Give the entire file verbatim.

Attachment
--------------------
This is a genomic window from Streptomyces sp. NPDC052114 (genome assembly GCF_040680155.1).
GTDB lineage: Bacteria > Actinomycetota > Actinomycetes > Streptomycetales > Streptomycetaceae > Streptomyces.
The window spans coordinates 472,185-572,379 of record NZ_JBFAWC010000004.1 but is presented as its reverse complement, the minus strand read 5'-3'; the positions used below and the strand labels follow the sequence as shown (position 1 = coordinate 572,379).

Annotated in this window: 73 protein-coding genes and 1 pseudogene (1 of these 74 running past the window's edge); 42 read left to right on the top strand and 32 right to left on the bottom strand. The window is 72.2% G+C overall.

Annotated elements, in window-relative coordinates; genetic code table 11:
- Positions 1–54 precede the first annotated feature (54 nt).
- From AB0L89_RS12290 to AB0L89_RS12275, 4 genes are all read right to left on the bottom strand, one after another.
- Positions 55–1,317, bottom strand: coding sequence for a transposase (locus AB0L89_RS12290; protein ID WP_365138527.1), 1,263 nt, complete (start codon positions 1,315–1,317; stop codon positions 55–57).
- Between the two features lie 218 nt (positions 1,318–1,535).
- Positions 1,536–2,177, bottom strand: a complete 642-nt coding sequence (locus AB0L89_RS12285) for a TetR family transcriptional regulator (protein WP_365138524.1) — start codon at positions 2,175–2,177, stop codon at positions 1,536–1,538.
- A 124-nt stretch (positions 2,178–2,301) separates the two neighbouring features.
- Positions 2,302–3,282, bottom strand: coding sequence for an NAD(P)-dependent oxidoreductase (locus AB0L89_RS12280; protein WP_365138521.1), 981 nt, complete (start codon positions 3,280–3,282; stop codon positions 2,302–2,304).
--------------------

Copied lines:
This is a genomic window from Streptomyces sp. NPDC052114 (genome assembly GCF_040680155.1).
GTDB lineage: Bacteria > Actinomycetota > Actinomycetes > Streptomycetales > Streptomycetaceae > Streptomyces.
The window spans coordinates 472,185-572,379 of record NZ_JBFAWC010000004.1 but is presented as its reverse complement, the minus strand read 5'-3'; the positions used below and the strand labels follow the sequence as shown (position 1 = coordinate 572,379).

Annotated in this window: 73 protein-coding genes and 1 pseudogene (1 of these 74 running past the window's edge); 42 read left to right on the top strand and 32 right to left on the bottom strand. The window is 72.2% G+C overall.

Annotated elements, in window-relative coordinates; genetic code table 11:
- Positions 1–54 precede the first annotated feature (54 nt).
- From AB0L89_RS12290 to AB0L89_RS12275, 4 genes are all read right to left on the bottom strand, one after another.
- Positions 55–1,317, bottom strand: coding sequence for a transposase (locus AB0L89_RS12290; protein ID WP_365138527.1), 1,263 nt, complete (start codon positions 1,315–1,317; stop codon positions 55–57).
- Between the two features lie 218 nt (positions 1,318–1,535).
- Positions 1,536–2,177, bottom strand: a complete 642-nt coding sequence (locus AB0L89_RS12285) for a TetR family transcriptional regulator (protein WP_365138524.1) — start codon at positions 2,175–2,177, stop codon at positions 1,536–1,538.
- A 124-nt stretch (positions 2,178–2,301) separates the two neighbouring features.
- Positions 2,302–3,282, bottom strand: coding sequence for an NAD(P)-dependent oxidoreductase (locus AB0L89_RS12280; protein WP_365138521.1), 981 nt, complete (start codon positions 3,280–3,282; stop codon positions 2,302–2,304).